**---- some students dont even bother to buy a book for this as class notes are sufficient and as name suggests you have to go through fundamentals only.....
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1. Ignoring Material Guidelines

Each and every 3d printing materials is different. Materials can be brittle or strong, flexible or solid, smooth or rough, heavy or light, and so on. This also means that an object should ideally be designed for a specific material. For example, if you know that you want to print your 3D model in Ceramics, there will be specific material-related design recommendations that you need to take into account such as supporting overhanging parts, strengthening elements that are sticking out, rounding off corners, etc.

2. Ignoring Printing Technology

Itís not only the basic chemical characteristics of our printing materials that are different, but also the technologies that are used for printing each of these materials.

The best example of this is interlocking parts: In materials like ABS plastic (Acylonitrile Butadiene Styrene), Polyamide, Alloy 910, Alumide, Nylon, PLA (Polylactic Acid)  ,  HIPS (High Impact Polystyrene), PVA (Polyvinyl Alcohol) or Rubberlike you can print interlocking parts, while in others like Gold, Silver, Bronze, or  SLA Resinthis is not possible. The reason behind this is not the material itself, but the technology that is used for printing each of these materials.

For ABS we use Fused Deposition Modeling (filament-based) with an extra nozzle and material for support, for Polyamide, Alumide, and Rubberlike we use Laser Sintering (powder-based), for precious metals we use lost wax casting (based on a 3D print in wax and a mold), and for Resin we use Stereolithography (liquid polymer-based).

Solution: Once again, our materials website holds all the answers. Checking our material pages before you start designing is always key. Also, keep in mind that with the use of different printers and printing technologies, the maximum printing sizes differ. You can find an overview about these here. 3d printing in jharkhand orissa,west bengal india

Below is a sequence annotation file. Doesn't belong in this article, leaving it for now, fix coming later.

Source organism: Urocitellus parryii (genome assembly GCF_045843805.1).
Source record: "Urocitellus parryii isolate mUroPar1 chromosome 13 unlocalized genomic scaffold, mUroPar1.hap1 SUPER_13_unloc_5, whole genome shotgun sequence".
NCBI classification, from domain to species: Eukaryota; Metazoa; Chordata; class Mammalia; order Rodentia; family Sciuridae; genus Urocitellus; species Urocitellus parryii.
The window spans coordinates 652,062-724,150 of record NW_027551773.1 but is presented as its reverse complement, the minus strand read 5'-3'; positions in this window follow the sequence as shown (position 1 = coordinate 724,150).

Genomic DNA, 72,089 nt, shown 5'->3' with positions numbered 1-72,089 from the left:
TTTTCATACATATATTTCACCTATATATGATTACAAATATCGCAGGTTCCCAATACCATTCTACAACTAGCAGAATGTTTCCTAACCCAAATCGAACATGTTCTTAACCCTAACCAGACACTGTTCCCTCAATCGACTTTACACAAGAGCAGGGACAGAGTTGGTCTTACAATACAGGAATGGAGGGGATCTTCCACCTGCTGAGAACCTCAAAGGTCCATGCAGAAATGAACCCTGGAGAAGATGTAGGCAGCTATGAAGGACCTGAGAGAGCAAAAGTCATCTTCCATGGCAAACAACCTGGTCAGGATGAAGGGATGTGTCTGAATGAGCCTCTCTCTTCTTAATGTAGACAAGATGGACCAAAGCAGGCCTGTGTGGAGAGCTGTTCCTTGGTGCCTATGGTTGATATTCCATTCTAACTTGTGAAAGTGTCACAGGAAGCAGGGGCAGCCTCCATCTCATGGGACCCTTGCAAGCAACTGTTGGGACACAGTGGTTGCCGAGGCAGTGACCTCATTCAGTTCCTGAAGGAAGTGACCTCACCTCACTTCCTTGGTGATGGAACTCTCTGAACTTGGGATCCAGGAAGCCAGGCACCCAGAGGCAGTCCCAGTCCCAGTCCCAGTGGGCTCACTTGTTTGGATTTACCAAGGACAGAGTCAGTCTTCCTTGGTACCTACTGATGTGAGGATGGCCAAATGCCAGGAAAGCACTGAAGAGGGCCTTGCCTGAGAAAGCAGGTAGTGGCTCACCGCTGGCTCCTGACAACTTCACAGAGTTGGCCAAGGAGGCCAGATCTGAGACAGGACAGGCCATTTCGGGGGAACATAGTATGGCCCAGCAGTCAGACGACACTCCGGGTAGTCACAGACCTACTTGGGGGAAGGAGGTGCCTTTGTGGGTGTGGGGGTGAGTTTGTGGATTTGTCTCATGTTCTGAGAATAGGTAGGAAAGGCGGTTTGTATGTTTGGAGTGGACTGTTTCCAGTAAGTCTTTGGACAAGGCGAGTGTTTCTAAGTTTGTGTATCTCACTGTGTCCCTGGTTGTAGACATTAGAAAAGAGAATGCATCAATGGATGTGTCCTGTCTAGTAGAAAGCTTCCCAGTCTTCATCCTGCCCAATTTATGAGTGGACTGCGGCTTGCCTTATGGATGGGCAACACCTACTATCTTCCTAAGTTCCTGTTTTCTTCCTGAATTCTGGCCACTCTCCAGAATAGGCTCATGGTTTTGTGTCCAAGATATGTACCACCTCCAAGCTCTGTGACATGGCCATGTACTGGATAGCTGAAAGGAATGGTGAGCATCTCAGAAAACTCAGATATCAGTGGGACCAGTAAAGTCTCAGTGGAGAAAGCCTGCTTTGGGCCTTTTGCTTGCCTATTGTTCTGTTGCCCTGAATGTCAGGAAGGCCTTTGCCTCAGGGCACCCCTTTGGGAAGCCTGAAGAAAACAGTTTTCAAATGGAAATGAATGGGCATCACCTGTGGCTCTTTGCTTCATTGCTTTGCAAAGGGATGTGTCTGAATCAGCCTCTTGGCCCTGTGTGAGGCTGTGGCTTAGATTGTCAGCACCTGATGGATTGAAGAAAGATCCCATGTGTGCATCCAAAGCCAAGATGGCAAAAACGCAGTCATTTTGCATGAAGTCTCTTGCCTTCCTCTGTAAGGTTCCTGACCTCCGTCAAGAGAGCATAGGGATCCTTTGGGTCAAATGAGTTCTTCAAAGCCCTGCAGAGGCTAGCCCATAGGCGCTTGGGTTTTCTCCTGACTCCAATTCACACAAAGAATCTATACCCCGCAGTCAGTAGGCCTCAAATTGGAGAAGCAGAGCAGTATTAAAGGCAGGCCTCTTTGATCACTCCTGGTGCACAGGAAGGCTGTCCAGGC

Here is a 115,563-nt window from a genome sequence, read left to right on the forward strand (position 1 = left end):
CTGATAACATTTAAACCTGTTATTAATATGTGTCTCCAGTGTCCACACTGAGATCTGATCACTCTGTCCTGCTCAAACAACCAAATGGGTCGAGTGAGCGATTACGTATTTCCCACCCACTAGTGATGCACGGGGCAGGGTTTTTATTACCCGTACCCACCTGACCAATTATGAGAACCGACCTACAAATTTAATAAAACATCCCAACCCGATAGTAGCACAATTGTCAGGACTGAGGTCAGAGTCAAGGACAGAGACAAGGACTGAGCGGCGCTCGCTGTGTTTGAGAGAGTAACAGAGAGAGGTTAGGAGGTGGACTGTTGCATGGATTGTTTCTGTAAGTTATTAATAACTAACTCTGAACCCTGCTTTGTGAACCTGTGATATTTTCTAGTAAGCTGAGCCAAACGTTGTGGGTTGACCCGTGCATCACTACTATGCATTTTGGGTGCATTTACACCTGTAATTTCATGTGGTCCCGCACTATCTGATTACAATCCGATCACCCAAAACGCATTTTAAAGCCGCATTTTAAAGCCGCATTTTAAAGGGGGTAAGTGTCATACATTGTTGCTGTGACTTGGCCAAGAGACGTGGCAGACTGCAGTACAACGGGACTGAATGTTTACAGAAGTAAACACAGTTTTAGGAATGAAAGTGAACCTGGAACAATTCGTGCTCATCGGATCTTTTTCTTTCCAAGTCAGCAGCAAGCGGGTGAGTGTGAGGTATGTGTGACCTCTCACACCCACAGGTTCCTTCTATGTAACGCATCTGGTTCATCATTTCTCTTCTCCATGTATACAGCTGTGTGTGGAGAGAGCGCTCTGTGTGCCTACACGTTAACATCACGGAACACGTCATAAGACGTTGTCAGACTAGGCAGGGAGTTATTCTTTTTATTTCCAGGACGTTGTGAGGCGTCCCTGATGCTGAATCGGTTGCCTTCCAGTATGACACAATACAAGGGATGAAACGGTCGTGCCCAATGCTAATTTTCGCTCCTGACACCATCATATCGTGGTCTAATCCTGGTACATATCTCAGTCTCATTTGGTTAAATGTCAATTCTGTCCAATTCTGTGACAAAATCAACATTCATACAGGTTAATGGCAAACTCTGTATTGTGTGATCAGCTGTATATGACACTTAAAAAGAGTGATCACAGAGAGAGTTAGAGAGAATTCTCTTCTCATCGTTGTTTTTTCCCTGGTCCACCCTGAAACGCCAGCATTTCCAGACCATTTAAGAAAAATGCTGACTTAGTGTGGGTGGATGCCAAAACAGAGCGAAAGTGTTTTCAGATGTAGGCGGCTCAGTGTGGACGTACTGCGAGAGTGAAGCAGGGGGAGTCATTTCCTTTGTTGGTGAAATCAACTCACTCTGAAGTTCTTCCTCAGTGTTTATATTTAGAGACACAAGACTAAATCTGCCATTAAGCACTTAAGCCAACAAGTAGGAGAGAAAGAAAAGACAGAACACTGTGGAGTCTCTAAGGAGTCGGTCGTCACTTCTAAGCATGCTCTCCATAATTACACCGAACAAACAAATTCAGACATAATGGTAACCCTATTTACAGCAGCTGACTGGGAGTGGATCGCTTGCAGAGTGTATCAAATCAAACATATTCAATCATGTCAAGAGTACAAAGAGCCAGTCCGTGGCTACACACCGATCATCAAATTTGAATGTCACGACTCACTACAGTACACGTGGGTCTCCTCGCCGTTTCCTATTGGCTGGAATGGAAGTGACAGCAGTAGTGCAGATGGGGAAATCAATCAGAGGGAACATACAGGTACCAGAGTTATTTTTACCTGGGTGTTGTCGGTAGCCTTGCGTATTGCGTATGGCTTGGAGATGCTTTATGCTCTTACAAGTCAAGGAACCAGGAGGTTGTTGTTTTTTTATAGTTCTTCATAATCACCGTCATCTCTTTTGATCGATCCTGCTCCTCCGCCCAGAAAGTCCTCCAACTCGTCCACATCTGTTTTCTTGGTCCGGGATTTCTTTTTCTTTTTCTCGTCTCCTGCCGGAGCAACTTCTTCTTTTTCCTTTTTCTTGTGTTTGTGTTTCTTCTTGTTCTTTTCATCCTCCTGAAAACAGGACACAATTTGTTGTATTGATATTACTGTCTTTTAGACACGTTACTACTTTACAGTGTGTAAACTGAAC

3. Ignoring Wall Thickness

4. Ignoring File Resolution
For 3D printing, the most common file format is STL (which stands for standard triangle language), which means that your design will be translated into triangles in a 3D space. Most 3D modeling software has the option to export your designs to an STL file and set the desired resolution.

Solution: In most 3D modeling software, when exporting a file you will be asked to define the tolerance for the export. This tolerance is defined as the maximum distance between the original shape and the STL mesh you are exporting. We advise choosing 0.01 mm for a good export. Exporting with a tolerance smaller than 0.01 mm does not make sense because the 3D printers cannot print at this level of detail. When exporting with a tolerance larger than 0.01 mm, triangles might become visible in the 3D print.

5. Ignoring Software Guidelines

Our community uses many different 3D modeling software packages. Some were designed for creating 3D prints, others are mostly used by 3D artists and their designs will require additional editing before they can offer a printable 3D model. For example, applying a wall thickness is automatic in some programs, while you must manually set it in others.

5. Ignoring Software Guidelines

Our community uses many different 3D modeling software packages. Some were designed for creating 3D prints, others are mostly used by 3D artists and their designs will require additional editing before they can offer a printable 3D model. For example, applying a wall thickness is automatic in some programs, while you must manually set it in others.
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Placements / On campus placement experience- Infosys,Accenture
« Last post by The Dark Knight on August 16, 2017, 10:27:09 pm »
Please share the experiences of various on campus placement of various companies like Musigma, Accenture, Infosys etc. and how to prepare for them including the aptitude and interview.
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Projects / Re: JAVA Projects
« Last post by The Dark Knight on August 16, 2017, 10:23:55 pm »
Please Update the links